This is the first of a regular monthly account describing the changing appearance of our city meadow, at the front of World Museum. I didn’t think that there would be much to write about during the depths of our cold winter. But it’s true what people say - the closer you look, the more you see.
The closer you look, the more you see
Last November our city meadow was cut and ‘put to bed’ for the winter. At that time, it was hard to believe that it would ever come back to life again. And yet, only a few months later, it has completely ‘greened-over’ and new shoots can clearly be seen.
The bulbs of native wild daffodils are no longer dormant and their stems are rising strongly out of the ground. It will only be a matter of weeks before the first are in flower. Despite the recent cold weather, the first leaf buds of native wild roses are also bursting into life.
Perennial wildflowers such as meadow saxifrage, common knapweed and tansy, which die-back during the cold winter months, are sprouting again. One of my aims this year is to learn more about the folklore associated with particular plants and the origins of their names. I now know that knapweed, also known as ‘hard-heads’, was historically used to treat flesh wounds, sore throats, bleeding gums and catarrh!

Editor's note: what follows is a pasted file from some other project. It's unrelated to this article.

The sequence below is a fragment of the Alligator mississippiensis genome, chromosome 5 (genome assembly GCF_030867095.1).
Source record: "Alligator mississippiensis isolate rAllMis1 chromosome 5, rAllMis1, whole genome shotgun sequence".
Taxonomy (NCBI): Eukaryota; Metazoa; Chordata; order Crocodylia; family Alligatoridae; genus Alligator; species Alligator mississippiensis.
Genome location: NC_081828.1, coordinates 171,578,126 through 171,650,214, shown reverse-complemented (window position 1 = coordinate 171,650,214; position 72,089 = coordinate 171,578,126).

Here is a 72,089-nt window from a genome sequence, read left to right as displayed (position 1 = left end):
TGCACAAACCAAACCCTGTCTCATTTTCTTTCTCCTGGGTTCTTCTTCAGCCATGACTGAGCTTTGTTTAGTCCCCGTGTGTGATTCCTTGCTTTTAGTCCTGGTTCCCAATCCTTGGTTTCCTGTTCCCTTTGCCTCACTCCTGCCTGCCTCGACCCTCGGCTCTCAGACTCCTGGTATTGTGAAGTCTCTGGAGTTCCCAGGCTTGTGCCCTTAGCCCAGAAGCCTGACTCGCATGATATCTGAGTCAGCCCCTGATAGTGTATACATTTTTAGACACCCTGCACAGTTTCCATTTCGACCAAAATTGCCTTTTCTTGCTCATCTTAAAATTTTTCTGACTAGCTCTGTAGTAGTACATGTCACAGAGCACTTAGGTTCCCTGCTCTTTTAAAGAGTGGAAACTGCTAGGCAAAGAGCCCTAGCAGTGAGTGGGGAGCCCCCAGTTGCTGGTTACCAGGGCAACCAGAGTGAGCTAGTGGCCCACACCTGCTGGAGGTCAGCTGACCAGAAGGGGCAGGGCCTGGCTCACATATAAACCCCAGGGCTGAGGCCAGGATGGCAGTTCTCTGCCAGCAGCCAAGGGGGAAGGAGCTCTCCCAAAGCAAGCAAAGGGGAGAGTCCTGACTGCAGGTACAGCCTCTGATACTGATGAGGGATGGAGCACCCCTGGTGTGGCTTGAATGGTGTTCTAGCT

Some autumn seeds and fruits are still present. During previous visits, I have completely overlooked the native clematis that grows against the museum steps. No wonder that it is also known as ‘old-mans-beard’ and ‘travellers joy’. It contrasts strongly with the last remaining rose hips, which will provide valuable winter food for birds.
Most surprising to see, were two cowslips in flower, at least two months ahead of their normal time. Colourful though they were, this is part of a worrying trend. Recent surveys have shown that many wildflowers are flowering earlier than they ever have over the last 250 years, due to changes in temperature related to global warming.
And look, the first snowdrop of the year has also appeared!
Flowers can be a source of great pleasure, wonder and inspiration. How fitting that the gates to our city meadow feature the Red Rose of Lancaster. I hope that you will ‘walk’ through them again next month with me.